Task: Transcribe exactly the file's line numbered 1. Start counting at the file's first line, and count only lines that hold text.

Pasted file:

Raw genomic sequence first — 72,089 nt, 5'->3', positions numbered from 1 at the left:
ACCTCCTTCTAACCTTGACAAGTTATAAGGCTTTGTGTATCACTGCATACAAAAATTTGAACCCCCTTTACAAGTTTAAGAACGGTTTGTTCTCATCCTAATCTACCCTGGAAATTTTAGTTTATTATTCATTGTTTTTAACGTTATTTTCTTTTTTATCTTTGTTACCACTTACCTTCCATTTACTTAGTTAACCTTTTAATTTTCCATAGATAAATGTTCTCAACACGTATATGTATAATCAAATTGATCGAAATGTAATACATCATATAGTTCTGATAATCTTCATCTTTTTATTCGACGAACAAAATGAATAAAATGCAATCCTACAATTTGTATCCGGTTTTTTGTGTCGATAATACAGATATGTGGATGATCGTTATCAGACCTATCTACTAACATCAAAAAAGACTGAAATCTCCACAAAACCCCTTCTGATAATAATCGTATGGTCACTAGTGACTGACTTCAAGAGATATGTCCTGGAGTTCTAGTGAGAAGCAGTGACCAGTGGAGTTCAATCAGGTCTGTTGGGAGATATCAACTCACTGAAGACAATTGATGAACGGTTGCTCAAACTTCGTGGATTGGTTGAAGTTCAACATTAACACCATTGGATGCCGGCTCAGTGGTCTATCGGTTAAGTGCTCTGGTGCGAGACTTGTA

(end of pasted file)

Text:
Raw genomic sequence first — 72,089 nt, 5'->3', positions numbered from 1 at the left: